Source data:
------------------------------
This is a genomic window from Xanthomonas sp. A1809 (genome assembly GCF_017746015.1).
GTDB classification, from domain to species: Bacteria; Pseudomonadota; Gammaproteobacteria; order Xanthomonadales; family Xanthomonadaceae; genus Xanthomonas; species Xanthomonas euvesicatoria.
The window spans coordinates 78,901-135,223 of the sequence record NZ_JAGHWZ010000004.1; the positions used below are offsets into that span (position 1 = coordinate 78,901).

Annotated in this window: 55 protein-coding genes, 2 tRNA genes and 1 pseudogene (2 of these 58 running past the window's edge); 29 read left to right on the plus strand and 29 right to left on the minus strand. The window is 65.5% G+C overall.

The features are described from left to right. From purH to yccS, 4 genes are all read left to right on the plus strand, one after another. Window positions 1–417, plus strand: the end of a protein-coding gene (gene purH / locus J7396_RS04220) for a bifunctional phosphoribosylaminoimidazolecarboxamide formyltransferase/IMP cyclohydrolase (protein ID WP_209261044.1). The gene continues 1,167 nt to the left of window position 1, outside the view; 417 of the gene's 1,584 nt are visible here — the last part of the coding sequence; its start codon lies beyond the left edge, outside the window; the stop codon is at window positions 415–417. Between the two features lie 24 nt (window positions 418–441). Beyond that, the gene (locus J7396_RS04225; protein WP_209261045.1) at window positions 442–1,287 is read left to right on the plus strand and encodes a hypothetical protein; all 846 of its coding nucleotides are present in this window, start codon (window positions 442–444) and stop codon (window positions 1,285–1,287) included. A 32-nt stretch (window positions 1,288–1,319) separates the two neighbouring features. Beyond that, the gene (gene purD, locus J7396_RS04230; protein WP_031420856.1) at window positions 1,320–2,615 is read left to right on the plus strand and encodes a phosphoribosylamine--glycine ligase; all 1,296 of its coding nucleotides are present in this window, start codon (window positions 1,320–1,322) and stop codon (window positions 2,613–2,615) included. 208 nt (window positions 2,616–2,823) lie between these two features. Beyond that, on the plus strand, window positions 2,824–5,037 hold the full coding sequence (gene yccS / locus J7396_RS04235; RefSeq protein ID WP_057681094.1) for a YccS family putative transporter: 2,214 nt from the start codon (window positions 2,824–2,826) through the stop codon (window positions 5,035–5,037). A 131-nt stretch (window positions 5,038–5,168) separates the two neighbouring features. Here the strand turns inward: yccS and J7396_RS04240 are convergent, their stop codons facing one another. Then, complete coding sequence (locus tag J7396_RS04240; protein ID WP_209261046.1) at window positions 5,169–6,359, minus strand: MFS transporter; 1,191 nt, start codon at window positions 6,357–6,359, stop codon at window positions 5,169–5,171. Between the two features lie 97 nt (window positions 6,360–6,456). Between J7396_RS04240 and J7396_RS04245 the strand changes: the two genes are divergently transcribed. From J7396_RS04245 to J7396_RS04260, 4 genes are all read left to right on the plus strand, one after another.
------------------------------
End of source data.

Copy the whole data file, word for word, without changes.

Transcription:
This is a genomic window from Xanthomonas sp. A1809 (genome assembly GCF_017746015.1).
GTDB classification, from domain to species: Bacteria; Pseudomonadota; Gammaproteobacteria; order Xanthomonadales; family Xanthomonadaceae; genus Xanthomonas; species Xanthomonas euvesicatoria.
The window spans coordinates 78,901-135,223 of the sequence record NZ_JAGHWZ010000004.1; the positions used below are offsets into that span (position 1 = coordinate 78,901).

Annotated in this window: 55 protein-coding genes, 2 tRNA genes and 1 pseudogene (2 of these 58 running past the window's edge); 29 read left to right on the plus strand and 29 right to left on the minus strand. The window is 65.5% G+C overall.

The features are described from left to right. From purH to yccS, 4 genes are all read left to right on the plus strand, one after another. Window positions 1–417, plus strand: the end of a protein-coding gene (gene purH / locus J7396_RS04220) for a bifunctional phosphoribosylaminoimidazolecarboxamide formyltransferase/IMP cyclohydrolase (protein ID WP_209261044.1). The gene continues 1,167 nt to the left of window position 1, outside the view; 417 of the gene's 1,584 nt are visible here — the last part of the coding sequence; its start codon lies beyond the left edge, outside the window; the stop codon is at window positions 415–417. Between the two features lie 24 nt (window positions 418–441). Beyond that, the gene (locus J7396_RS04225; protein WP_209261045.1) at window positions 442–1,287 is read left to right on the plus strand and encodes a hypothetical protein; all 846 of its coding nucleotides are present in this window, start codon (window positions 442–444) and stop codon (window positions 1,285–1,287) included. A 32-nt stretch (window positions 1,288–1,319) separates the two neighbouring features. Beyond that, the gene (gene purD, locus J7396_RS04230; protein WP_031420856.1) at window positions 1,320–2,615 is read left to right on the plus strand and encodes a phosphoribosylamine--glycine ligase; all 1,296 of its coding nucleotides are present in this window, start codon (window positions 1,320–1,322) and stop codon (window positions 2,613–2,615) included. 208 nt (window positions 2,616–2,823) lie between these two features. Beyond that, on the plus strand, window positions 2,824–5,037 hold the full coding sequence (gene yccS / locus J7396_RS04235; RefSeq protein ID WP_057681094.1) for a YccS family putative transporter: 2,214 nt from the start codon (window positions 2,824–2,826) through the stop codon (window positions 5,035–5,037). A 131-nt stretch (window positions 5,038–5,168) separates the two neighbouring features. Here the strand turns inward: yccS and J7396_RS04240 are convergent, their stop codons facing one another. Then, complete coding sequence (locus tag J7396_RS04240; protein ID WP_209261046.1) at window positions 5,169–6,359, minus strand: MFS transporter; 1,191 nt, start codon at window positions 6,357–6,359, stop codon at window positions 5,169–5,171. Between the two features lie 97 nt (window positions 6,360–6,456). Between J7396_RS04240 and J7396_RS04245 the strand changes: the two genes are divergently transcribed. From J7396_RS04245 to J7396_RS04260, 4 genes are all read left to right on the plus strand, one after another.